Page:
Rosenberg's apparatus feels spooky: the poet's hunt in disguise for lost scenes where a sacramental self observes by listening to and for what the future holds while ungovernable processes of translation commence. Nevertheless, as the Rambler incident shows, a wild lie-that-is-not-a-lie (a battery had to be recharged) resonates with the translator's art lurking underneath the lie, a wildness whose truth is so cleverly concealed it pops out at you as poetry after all. Lazio by Brandon Downing tells one such lie after another, informing you a bit about the translation process and how this process might maintain a stylized history-as-bitchin'-travelogue, even when one's gaze is limited to Milan, Naples, Venice, and those lutenist places in between. "I'm just a Rachel / With balls, smitten with Greek buildings." The transgendered will to cloak its own sex appeal and other kinds of "background anxiety" at the scene of observance -- this is something like what Rosenberg might say when retranslating his ideas into psychotherapist-speak, a register he deploys when appropriating Bloom. Caught in the wild, I assume, Downing has no time for therapy or for Bloom; he asks, smittenly, "Are not dead birds mushmouth color?" No argument. "Welder in debt does not fail," Downing snorts. Here's a scratched- and inked-upon passage (could the pen of Downing substitute for welder's torch?) that is reproduced as a graphic in the book's centerfold:
have been conserved
reduced in dimension dividing them
floor and erecting
1983 and 1985
it meant turning
in this wind in rotation.
Among the many
are the stalls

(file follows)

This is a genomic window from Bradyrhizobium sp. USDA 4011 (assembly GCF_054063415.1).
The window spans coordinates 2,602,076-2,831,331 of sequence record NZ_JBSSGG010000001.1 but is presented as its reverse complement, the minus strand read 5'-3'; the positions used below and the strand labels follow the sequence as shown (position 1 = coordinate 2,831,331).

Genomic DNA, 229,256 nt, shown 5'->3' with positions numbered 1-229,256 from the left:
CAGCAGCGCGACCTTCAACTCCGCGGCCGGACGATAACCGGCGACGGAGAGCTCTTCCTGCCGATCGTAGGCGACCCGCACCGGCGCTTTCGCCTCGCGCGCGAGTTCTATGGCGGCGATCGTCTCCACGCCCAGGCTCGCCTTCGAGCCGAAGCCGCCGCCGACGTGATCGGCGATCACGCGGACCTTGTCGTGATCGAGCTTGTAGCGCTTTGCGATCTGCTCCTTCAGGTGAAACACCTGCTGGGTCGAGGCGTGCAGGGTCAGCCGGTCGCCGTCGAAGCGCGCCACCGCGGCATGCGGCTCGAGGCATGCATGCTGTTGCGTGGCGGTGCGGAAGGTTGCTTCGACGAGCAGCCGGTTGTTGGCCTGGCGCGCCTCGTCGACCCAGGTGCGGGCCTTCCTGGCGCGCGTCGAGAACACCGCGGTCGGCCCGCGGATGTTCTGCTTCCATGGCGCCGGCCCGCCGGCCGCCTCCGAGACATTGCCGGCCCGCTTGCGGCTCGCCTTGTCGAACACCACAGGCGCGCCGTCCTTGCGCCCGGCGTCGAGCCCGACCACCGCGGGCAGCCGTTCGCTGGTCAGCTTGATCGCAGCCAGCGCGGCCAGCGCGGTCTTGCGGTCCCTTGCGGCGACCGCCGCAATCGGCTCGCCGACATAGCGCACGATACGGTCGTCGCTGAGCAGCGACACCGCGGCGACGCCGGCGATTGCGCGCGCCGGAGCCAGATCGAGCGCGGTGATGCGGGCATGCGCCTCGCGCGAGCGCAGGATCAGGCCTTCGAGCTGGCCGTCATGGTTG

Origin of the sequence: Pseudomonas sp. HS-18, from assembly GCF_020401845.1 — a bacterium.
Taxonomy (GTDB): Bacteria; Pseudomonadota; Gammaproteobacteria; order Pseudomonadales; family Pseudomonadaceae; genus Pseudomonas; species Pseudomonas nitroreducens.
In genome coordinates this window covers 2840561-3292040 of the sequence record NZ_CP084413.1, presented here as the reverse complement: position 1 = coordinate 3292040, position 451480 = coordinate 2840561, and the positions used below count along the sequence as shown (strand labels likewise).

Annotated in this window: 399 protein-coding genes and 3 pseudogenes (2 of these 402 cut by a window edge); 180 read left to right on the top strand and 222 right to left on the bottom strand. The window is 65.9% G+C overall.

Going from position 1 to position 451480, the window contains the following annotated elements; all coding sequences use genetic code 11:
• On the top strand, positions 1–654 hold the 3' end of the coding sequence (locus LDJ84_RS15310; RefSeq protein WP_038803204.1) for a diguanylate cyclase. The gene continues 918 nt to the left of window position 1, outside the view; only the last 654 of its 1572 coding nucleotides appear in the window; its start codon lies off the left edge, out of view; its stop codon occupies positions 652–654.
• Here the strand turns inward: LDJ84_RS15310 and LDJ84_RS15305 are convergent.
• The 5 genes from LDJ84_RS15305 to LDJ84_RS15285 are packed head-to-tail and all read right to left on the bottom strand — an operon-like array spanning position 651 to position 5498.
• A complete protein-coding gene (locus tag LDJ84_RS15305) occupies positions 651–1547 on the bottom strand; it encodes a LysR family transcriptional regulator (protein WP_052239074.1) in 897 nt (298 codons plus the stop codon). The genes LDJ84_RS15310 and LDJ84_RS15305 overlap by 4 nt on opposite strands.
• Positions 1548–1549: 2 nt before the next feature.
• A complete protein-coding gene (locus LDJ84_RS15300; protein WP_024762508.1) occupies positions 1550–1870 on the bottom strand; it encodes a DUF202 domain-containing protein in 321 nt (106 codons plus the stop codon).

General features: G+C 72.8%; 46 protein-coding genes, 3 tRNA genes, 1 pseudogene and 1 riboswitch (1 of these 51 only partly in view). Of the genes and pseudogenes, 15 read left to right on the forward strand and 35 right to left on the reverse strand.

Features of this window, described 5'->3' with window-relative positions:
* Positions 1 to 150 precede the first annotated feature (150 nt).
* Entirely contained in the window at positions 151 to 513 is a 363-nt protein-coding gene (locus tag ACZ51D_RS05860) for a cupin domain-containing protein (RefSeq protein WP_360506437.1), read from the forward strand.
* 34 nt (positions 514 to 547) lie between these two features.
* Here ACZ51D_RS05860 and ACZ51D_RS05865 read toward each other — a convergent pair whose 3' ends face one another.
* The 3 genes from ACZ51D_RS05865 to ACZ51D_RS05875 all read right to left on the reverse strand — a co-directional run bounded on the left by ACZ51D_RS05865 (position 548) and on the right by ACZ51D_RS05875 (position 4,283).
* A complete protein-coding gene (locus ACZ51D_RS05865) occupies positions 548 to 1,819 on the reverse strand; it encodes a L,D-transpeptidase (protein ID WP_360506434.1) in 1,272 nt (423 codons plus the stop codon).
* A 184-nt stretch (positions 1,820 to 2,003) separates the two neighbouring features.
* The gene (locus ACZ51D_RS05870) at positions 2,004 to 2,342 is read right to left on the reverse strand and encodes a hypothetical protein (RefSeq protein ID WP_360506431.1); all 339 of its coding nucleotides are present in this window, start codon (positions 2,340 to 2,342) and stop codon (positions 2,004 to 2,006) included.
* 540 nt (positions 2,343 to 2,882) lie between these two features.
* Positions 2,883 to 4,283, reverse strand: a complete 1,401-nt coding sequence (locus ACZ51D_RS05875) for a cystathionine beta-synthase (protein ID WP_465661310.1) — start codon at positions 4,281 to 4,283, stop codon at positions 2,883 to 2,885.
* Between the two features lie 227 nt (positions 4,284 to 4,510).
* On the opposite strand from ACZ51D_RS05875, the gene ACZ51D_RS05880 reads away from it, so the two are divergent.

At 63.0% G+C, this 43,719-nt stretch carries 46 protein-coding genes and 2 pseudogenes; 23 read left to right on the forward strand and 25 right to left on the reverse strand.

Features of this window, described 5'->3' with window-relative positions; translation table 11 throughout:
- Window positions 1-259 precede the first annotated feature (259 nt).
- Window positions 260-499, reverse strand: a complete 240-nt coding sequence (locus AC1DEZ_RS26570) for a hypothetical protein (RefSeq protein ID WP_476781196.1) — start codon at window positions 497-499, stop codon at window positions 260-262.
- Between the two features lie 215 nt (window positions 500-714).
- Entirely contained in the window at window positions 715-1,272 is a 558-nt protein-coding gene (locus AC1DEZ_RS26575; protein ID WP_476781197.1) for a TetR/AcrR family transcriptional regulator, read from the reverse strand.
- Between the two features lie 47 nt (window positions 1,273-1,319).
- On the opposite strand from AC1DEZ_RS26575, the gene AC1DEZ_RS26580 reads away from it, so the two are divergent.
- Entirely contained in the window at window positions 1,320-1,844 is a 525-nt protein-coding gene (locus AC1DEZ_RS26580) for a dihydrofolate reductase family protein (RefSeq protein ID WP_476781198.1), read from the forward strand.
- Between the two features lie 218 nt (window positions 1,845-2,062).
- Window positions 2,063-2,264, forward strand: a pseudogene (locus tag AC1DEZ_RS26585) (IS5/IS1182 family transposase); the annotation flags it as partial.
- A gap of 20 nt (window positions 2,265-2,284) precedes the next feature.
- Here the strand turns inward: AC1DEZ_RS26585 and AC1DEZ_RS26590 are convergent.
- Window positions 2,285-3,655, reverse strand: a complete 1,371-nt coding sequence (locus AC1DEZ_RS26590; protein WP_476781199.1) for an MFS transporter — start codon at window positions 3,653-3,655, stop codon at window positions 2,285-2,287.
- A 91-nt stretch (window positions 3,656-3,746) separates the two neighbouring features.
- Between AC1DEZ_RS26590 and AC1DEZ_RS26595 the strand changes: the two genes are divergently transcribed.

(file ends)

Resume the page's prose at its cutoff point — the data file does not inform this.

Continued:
in wooden marquetry
"Crying Woman" [...]
It's pencilled-over vertically on the left margin: OH HEADLESS LIFE
Bruised Nickelodeon by Magdalena Zurawski calls up headlessness of different colors, weapons, noncombative violence, butts, and so forth, shakes them around until they all turn glowy in affect. And then Zurawski puts everything back like before, irrational. This is translation that only looks governable. A fourth 'Imaginary Love Poem' that mixes "hot metal objects" with "blue green tea" begins, "The thumb ran cold but we won..." and concludes nine lines and three line-breaks later, "how often we have kissed today." What Zurawski dishes out is headless irrationality, which Rosenberg tolerates and nicely distinguishes from incoherence. Rosenberg reasons:
Lost, one's coherence is found in the search for a future that can embody the loss. What might that coherence or visionary poetics be today? I believe it can be found in a love for the invisible.
The invisible is the center of the ecosystem, a master trope for Rosenberg to depict the interconnectedness of seen and unseen across an unclocked continuum past to future, "a visionary imagining of relationships over evolutionary time and space," in which a soul is created to show "the unknown about consciousness." Zurawski tells her lie this way:
What is time when I am not with my head?
I asked a bird in a concrete tree and it told me.
Time is what my head is not.
My head is only the wind that imagines me.
Haven't you once or twice been under the impression your head was the wind? Zurawski stole that thought, right? Or, as Tim Parks notes in Hell and Back that thought and its cadence could be something else. Park points to Borges citing Emerson's idea that much of literature appears as if it were created by an "all-seeing all-hearing gentleman" [sic]. Rosenberg suggests a more inclusive formulation: "Between the oral and the book is the translating mind's singular voice-in-the-head, a consciously species-wide voice." Rosenberg adroitly ties the voice-in-the-head to "time and space of our origin, 'the once voice vision,'" concluding that the vision "understands creation as the one addressee." He quotes bpNichol: